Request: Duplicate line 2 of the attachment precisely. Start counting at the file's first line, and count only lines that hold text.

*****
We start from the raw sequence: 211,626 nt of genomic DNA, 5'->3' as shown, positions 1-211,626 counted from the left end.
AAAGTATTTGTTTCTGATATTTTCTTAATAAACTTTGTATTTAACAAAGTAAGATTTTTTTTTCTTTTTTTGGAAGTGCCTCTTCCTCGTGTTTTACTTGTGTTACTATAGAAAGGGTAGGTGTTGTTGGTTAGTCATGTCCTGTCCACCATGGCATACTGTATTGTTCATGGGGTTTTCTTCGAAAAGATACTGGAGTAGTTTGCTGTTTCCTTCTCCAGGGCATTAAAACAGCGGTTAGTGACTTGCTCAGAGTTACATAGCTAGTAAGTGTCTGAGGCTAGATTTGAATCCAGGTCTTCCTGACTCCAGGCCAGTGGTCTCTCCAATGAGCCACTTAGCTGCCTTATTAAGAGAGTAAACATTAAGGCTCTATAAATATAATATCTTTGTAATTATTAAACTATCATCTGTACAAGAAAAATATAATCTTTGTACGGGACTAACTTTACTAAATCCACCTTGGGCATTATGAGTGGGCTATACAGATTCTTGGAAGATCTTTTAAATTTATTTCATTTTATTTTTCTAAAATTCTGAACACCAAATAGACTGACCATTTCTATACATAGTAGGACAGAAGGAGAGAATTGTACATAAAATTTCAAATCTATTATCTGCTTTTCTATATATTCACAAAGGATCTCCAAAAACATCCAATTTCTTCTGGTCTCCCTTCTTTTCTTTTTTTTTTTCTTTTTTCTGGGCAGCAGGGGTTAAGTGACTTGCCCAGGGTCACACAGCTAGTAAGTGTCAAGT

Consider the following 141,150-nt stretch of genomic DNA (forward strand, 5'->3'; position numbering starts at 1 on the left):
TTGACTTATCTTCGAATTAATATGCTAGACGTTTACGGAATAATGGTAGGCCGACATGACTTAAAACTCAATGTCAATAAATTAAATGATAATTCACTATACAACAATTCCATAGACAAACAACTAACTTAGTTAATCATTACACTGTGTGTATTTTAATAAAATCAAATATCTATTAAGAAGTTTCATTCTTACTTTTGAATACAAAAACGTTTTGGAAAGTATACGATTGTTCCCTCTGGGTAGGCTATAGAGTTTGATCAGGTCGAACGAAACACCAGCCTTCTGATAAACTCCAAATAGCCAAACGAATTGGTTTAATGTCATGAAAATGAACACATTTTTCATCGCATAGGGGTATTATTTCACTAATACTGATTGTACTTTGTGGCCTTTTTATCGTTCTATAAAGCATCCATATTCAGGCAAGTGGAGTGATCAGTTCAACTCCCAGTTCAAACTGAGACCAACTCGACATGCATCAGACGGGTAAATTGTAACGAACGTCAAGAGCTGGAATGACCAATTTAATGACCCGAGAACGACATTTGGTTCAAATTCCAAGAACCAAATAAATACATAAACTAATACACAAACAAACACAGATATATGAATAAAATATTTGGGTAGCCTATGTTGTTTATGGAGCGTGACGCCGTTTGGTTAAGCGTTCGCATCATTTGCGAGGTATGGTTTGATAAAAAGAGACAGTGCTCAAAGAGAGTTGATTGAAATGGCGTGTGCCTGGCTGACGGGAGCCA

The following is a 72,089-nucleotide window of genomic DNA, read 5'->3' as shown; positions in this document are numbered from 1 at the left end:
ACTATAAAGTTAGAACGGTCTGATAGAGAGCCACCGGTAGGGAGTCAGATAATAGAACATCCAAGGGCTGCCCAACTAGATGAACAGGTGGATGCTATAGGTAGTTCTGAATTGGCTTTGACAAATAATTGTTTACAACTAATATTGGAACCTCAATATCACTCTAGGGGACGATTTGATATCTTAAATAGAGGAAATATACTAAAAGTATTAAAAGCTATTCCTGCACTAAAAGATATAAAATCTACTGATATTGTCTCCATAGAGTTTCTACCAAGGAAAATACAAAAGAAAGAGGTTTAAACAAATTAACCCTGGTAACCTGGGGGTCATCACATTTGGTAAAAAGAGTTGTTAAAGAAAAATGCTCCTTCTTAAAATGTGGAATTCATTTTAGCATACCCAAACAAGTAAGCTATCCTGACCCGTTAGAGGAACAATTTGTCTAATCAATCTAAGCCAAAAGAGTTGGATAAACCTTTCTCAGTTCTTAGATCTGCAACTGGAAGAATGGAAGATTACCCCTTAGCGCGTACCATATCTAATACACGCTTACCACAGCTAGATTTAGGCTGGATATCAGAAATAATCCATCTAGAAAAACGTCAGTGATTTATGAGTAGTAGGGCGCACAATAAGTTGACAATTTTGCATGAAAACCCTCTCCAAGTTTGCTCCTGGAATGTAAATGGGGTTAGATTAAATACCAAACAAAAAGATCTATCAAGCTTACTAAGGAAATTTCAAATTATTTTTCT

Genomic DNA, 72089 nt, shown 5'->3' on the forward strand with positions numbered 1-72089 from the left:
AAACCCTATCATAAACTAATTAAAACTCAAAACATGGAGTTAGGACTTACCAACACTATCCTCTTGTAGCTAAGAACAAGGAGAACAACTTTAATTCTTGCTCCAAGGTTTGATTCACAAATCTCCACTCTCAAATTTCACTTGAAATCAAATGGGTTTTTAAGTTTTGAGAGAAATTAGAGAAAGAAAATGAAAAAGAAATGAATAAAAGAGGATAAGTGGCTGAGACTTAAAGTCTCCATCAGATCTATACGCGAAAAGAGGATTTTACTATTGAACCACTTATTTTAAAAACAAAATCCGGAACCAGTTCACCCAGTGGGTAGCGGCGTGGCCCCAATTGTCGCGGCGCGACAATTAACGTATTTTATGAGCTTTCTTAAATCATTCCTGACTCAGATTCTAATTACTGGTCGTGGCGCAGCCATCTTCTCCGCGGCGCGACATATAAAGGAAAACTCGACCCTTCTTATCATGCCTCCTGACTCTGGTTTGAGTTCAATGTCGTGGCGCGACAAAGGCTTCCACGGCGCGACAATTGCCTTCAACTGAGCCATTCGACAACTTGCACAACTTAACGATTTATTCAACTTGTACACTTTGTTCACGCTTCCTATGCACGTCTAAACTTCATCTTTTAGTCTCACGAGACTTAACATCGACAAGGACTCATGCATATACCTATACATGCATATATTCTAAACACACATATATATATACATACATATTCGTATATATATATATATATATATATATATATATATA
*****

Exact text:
AAAGTATTTGTTTCTGATATTTTCTTAATAAACTTTGTATTTAACAAAGTAAGATTTTTTTTTCTTTTTTTGGAAGTGCCTCTTCCTCGTGTTTTACTTGTGTTACTATAGAAAGGGTAGGTGTTGTTGGTTAGTCATGTCCTGTCCACCATGGCATACTGTATTGTTCATGGGGTTTTCTTCGAAAAGATACTGGAGTAGTTTGCTGTTTCCTTCTCCAGGGCATTAAAACAGCGGTTAGTGACTTGCTCAGAGTTACATAGCTAGTAAGTGTCTGAGGCTAGATTTGAATCCAGGTCTTCCTGACTCCAGGCCAGTGGTCTCTCCAATGAGCCACTTAGCTGCCTTATTAAGAGAGTAAACATTAAGGCTCTATAAATATAATATCTTTGTAATTATTAAACTATCATCTGTACAAGAAAAATATAATCTTTGTACGGGACTAACTTTACTAAATCCACCTTGGGCATTATGAGTGGGCTATACAGATTCTTGGAAGATCTTTTAAATTTATTTCATTTTATTTTTCTAAAATTCTGAACACCAAATAGACTGACCATTTCTATACATAGTAGGACAGAAGGAGAGAATTGTACATAAAATTTCAAATCTATTATCTGCTTTTCTATATATTCACAAAGGATCTCCAAAAACATCCAATTTCTTCTGGTCTCCCTTCTTTTCTTTTTTTTTTTCTTTTTTCTGGGCAGCAGGGGTTAAGTGACTTGCCCAGGGTCACACAGCTAGTAAGTGTCAAGT